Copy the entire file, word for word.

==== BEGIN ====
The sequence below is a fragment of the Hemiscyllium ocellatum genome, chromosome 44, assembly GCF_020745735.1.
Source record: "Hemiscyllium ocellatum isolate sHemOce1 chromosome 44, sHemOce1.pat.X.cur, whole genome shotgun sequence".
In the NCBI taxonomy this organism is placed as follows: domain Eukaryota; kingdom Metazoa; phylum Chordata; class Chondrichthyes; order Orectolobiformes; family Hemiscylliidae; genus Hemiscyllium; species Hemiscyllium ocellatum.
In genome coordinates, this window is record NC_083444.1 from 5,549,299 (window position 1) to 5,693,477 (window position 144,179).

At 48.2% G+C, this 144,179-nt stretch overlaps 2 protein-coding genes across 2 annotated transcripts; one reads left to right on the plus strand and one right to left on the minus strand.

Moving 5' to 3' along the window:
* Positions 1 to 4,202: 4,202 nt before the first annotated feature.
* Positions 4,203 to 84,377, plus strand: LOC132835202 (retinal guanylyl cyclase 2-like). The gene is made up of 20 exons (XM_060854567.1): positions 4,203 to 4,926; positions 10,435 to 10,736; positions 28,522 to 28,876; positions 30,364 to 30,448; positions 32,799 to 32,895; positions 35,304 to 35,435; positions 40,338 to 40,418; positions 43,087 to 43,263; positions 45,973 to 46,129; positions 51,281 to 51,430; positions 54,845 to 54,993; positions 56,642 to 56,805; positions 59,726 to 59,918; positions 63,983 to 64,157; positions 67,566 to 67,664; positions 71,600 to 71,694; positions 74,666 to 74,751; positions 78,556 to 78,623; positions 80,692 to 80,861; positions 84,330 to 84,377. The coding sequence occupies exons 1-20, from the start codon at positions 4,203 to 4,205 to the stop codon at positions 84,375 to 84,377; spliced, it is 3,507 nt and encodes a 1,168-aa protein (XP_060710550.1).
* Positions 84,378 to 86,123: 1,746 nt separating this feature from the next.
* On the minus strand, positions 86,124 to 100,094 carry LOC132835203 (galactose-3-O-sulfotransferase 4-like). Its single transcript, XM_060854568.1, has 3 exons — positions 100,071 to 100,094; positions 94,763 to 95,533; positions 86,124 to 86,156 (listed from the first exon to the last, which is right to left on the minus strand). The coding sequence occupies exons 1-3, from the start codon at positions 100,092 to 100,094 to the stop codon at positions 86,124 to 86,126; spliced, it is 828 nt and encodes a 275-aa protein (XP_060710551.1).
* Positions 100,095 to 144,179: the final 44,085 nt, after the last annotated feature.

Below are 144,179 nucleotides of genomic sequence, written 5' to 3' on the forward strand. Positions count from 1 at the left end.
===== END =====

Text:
The sequence below is a fragment of the Hemiscyllium ocellatum genome, chromosome 44, assembly GCF_020745735.1.
Source record: "Hemiscyllium ocellatum isolate sHemOce1 chromosome 44, sHemOce1.pat.X.cur, whole genome shotgun sequence".
In the NCBI taxonomy this organism is placed as follows: domain Eukaryota; kingdom Metazoa; phylum Chordata; class Chondrichthyes; order Orectolobiformes; family Hemiscylliidae; genus Hemiscyllium; species Hemiscyllium ocellatum.
In genome coordinates, this window is record NC_083444.1 from 5,549,299 (window position 1) to 5,693,477 (window position 144,179).

At 48.2% G+C, this 144,179-nt stretch overlaps 2 protein-coding genes across 2 annotated transcripts; one reads left to right on the plus strand and one right to left on the minus strand.

Moving 5' to 3' along the window:
* Positions 1 to 4,202: 4,202 nt before the first annotated feature.
* Positions 4,203 to 84,377, plus strand: LOC132835202 (retinal guanylyl cyclase 2-like). The gene is made up of 20 exons (XM_060854567.1): positions 4,203 to 4,926; positions 10,435 to 10,736; positions 28,522 to 28,876; positions 30,364 to 30,448; positions 32,799 to 32,895; positions 35,304 to 35,435; positions 40,338 to 40,418; positions 43,087 to 43,263; positions 45,973 to 46,129; positions 51,281 to 51,430; positions 54,845 to 54,993; positions 56,642 to 56,805; positions 59,726 to 59,918; positions 63,983 to 64,157; positions 67,566 to 67,664; positions 71,600 to 71,694; positions 74,666 to 74,751; positions 78,556 to 78,623; positions 80,692 to 80,861; positions 84,330 to 84,377. The coding sequence occupies exons 1-20, from the start codon at positions 4,203 to 4,205 to the stop codon at positions 84,375 to 84,377; spliced, it is 3,507 nt and encodes a 1,168-aa protein (XP_060710550.1).
* Positions 84,378 to 86,123: 1,746 nt separating this feature from the next.
* On the minus strand, positions 86,124 to 100,094 carry LOC132835203 (galactose-3-O-sulfotransferase 4-like). Its single transcript, XM_060854568.1, has 3 exons — positions 100,071 to 100,094; positions 94,763 to 95,533; positions 86,124 to 86,156 (listed from the first exon to the last, which is right to left on the minus strand). The coding sequence occupies exons 1-3, from the start codon at positions 100,092 to 100,094 to the stop codon at positions 86,124 to 86,126; spliced, it is 828 nt and encodes a 275-aa protein (XP_060710551.1).
* Positions 100,095 to 144,179: the final 44,085 nt, after the last annotated feature.

Below are 144,179 nucleotides of genomic sequence, written 5' to 3' on the forward strand. Positions count from 1 at the left end.